This proceeding began properly as an exercise to determine what elements should be unbundled. It was transformed into a battle not over what should be unbundled, but who should decide–this Commission or the states. Make no mistake, the role of the states dominated this proceeding solely because states were perceived as a more favorable venue for preserving the status quo of aggressive unbundling rights. Indeed, this perception is not without support as the states, through the National Association of Regulatory Utility Commissions (NARUC), supported the “universal availability of UNE-P.”
Competitors who once viewed states as less than perfect protectors of competition, swapped positions and took refuge in a states rights debate that was a stalking horse for a policy of maximum unbundling. In this environment, the Majority decided to take a politically expedient course instead of the right course: they decided not to make any of the difficult calls that this proceeding demanded. Notwithstanding the tens of thousands of pages of record evidence compiled over the course of a full year and the tireless work of Commission staff, the Majority ruled that there was little basis in the record for any conclusive decision and that states, instead, should make the lion’s share of unbundling determinations. The record was beside the point, the goal was to keep UNE-P in place. …
The nation will now embark on 51 major state proceedings to evaluate what elements will be unbundled and made available to competitors. These decisions will be litigated through 51 different federal district courts. These 51 cases will likely be decided in multiple ways–some upholding the state, some overturning the state and little chance of regulatory and legal harmony among them at the end of the day. These 51 district court cases are likely to be heard by 12 Federal Courts of Appeals–do we expect they will all rule similarly? If not, we will eventually be back in the Supreme Court of the United States to resolve any conflicts–the same Court that vacated our excessively permissive unbundling regime in 1999. This process will take many years and will hardly be the quieting and stabilizing regime that was so craved by a rocky market. It is, in short, a litigation bonanza.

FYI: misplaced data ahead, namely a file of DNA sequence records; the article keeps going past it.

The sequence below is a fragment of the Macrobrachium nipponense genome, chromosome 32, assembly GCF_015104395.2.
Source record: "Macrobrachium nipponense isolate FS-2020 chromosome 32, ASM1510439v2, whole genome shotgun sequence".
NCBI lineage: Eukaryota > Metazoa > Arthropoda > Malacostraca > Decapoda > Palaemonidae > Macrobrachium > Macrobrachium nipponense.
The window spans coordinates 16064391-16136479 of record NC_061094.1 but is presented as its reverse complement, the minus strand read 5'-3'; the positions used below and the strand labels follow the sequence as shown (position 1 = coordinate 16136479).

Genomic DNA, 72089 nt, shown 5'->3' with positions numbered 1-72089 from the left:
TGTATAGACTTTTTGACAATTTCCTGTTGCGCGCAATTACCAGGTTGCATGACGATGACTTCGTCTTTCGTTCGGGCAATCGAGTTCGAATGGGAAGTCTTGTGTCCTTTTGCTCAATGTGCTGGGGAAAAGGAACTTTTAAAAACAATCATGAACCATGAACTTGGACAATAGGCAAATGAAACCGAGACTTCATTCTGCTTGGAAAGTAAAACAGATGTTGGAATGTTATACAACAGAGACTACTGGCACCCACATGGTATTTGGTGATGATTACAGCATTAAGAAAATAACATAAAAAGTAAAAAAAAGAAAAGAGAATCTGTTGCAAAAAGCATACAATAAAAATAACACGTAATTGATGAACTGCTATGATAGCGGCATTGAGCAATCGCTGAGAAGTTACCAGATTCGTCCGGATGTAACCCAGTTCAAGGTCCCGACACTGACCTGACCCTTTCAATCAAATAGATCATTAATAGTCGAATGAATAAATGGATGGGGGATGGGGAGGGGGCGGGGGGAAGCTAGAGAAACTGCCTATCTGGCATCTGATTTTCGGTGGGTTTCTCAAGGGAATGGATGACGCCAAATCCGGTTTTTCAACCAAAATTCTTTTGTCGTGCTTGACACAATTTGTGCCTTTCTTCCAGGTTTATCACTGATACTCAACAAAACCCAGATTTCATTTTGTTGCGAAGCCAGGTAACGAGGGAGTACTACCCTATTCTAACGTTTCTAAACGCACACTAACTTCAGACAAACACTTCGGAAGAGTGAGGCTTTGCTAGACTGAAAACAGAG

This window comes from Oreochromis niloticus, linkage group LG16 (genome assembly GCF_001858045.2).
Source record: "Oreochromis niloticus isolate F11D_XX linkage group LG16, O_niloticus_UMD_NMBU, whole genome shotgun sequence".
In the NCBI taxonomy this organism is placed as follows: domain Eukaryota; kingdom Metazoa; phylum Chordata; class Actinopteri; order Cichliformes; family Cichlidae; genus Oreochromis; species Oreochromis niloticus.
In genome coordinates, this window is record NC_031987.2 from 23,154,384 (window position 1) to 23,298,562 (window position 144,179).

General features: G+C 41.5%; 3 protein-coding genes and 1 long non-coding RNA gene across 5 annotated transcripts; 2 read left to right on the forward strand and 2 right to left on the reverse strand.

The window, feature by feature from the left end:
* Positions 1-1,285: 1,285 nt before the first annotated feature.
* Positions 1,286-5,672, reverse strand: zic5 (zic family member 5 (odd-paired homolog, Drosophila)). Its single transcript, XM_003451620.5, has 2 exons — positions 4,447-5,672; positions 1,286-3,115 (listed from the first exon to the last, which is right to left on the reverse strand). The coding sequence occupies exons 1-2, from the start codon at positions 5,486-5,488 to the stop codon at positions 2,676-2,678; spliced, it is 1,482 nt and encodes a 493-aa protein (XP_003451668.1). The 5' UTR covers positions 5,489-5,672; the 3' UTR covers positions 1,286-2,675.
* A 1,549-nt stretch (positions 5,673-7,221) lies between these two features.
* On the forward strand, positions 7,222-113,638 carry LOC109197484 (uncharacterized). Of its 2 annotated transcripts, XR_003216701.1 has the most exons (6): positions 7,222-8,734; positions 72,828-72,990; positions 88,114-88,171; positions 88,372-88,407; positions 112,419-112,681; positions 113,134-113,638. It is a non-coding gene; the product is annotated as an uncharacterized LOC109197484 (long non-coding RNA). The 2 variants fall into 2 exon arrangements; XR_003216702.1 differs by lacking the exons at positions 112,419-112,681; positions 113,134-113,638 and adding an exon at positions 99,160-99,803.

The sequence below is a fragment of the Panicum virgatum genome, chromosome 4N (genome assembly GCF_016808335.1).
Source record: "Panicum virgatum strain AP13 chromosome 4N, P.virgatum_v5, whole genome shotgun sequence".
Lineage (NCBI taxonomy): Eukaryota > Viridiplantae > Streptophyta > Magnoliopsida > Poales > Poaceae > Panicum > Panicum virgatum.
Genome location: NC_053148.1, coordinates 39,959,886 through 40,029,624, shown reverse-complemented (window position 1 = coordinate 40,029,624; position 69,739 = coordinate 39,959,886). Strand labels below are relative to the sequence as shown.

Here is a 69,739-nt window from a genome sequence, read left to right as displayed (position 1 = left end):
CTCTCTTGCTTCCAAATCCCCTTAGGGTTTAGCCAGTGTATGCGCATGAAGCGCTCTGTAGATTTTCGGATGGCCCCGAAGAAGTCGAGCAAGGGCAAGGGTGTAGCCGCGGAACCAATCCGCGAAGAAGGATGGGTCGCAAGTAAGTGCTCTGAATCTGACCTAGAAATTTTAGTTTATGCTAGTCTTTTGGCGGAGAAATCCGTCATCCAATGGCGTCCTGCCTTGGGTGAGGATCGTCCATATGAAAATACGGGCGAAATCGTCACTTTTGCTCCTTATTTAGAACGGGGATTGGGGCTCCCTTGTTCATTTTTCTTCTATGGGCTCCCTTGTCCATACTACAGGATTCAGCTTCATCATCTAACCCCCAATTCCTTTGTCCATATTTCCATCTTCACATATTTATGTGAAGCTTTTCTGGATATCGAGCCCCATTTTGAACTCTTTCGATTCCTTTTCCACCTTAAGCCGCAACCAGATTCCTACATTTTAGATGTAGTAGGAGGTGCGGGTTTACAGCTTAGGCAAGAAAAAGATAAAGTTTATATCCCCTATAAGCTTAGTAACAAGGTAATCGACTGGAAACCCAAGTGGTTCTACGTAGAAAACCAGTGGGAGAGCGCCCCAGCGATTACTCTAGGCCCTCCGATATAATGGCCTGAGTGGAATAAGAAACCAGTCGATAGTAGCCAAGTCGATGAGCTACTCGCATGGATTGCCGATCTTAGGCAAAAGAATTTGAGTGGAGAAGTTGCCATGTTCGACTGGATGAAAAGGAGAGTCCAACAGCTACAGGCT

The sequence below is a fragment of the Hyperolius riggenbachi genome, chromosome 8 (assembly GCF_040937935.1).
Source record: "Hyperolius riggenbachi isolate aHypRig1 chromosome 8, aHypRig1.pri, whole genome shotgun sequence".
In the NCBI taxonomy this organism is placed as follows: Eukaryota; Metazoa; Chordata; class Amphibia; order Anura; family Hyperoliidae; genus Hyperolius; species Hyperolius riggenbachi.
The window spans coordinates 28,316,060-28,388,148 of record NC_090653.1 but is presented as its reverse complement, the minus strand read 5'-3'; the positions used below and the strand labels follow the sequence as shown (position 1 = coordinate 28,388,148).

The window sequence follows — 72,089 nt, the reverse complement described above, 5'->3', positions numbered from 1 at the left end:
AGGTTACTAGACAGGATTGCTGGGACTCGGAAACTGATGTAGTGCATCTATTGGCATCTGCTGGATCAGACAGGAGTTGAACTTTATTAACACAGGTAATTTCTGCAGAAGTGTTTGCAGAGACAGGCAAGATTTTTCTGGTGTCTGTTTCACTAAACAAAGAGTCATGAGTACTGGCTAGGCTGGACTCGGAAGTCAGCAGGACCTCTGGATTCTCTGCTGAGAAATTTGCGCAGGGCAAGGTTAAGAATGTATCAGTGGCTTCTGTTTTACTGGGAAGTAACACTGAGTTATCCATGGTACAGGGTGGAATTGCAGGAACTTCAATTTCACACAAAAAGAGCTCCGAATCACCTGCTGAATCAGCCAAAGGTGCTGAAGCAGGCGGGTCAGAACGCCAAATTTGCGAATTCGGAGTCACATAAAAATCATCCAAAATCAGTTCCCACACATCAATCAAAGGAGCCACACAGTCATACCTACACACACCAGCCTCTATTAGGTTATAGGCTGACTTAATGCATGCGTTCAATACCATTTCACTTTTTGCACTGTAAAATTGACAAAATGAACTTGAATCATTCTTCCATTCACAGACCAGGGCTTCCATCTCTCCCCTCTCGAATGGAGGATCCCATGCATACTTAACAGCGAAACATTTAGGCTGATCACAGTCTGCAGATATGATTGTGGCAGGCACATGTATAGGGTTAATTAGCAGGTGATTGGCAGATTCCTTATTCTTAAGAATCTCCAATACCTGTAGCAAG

This Majority’s UNE-P decision could prove harmful to consumers in the long-run, and I cringe to see their welfare raised on the staff of the Majority’s decision. Make no mistake, UNE-P may have very limited merits as a transitional strategy, but it is fatally flawed as sustainable local competition. This is not the low lying plateau on which the high aspirations of the 1996 Act should be planted. It is a model that only works if hundreds of stars align perfectly and stay that way: every state needs to continue to make every last element available; every decision to do so must be sustained by every court that examines it; the Commission must never tamper with it and Congress better not ever alter the rights. The regulatory arbitrage bubble expands ever more perilously with each regulatory variable and is sure to eventually pop, like dot coms of old, if government policy does not diligently steer the balloon to stable ground. …
I sincerely hope that those carriers who fought so fiercely for this result will now prove their value in the marketplace and actually deliver the local competition, lower prices and more innovative services that they insisted they would if they prevailed. I, for one, will be watching.
Michael K. Powell is chairman of the Federal Communications Commission. This essay is an excerpt of his statement on August 21, 2003 following release of the Triennial Review. The complete statement can be found at http://www.fcc.gov.